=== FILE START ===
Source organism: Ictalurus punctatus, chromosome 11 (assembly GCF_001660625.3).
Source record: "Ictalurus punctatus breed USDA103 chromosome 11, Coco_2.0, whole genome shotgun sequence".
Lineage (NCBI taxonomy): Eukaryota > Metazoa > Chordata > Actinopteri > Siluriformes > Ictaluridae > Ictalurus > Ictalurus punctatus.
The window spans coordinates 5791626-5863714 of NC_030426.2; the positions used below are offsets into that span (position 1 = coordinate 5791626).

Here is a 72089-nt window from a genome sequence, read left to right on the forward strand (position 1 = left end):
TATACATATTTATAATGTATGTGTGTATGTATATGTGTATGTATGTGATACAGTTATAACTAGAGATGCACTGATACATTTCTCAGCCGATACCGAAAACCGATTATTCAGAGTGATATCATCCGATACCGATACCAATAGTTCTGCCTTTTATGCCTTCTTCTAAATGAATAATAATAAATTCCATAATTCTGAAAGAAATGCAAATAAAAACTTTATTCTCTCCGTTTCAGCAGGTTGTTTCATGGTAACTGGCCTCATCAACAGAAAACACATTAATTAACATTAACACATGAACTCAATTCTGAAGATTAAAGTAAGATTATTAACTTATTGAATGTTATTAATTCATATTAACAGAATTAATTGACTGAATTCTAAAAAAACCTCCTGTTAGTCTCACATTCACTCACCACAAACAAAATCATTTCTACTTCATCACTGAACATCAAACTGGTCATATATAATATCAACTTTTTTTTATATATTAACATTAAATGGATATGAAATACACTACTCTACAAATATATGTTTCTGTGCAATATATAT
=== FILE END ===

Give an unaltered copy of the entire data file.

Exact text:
Source organism: Ictalurus punctatus, chromosome 11 (assembly GCF_001660625.3).
Source record: "Ictalurus punctatus breed USDA103 chromosome 11, Coco_2.0, whole genome shotgun sequence".
Lineage (NCBI taxonomy): Eukaryota > Metazoa > Chordata > Actinopteri > Siluriformes > Ictaluridae > Ictalurus > Ictalurus punctatus.
The window spans coordinates 5791626-5863714 of NC_030426.2; the positions used below are offsets into that span (position 1 = coordinate 5791626).

Here is a 72089-nt window from a genome sequence, read left to right on the forward strand (position 1 = left end):
TATACATATTTATAATGTATGTGTGTATGTATATGTGTATGTATGTGATACAGTTATAACTAGAGATGCACTGATACATTTCTCAGCCGATACCGAAAACCGATTATTCAGAGTGATATCATCCGATACCGATACCAATAGTTCTGCCTTTTATGCCTTCTTCTAAATGAATAATAATAAATTCCATAATTCTGAAAGAAATGCAAATAAAAACTTTATTCTCTCCGTTTCAGCAGGTTGTTTCATGGTAACTGGCCTCATCAACAGAAAACACATTAATTAACATTAACACATGAACTCAATTCTGAAGATTAAAGTAAGATTATTAACTTATTGAATGTTATTAATTCATATTAACAGAATTAATTGACTGAATTCTAAAAAAACCTCCTGTTAGTCTCACATTCACTCACCACAAACAAAATCATTTCTACTTCATCACTGAACATCAAACTGGTCATATATAATATCAACTTTTTTTTATATATTAACATTAAATGGATATGAAATACACTACTCTACAAATATATGTTTCTGTGCAATATATAT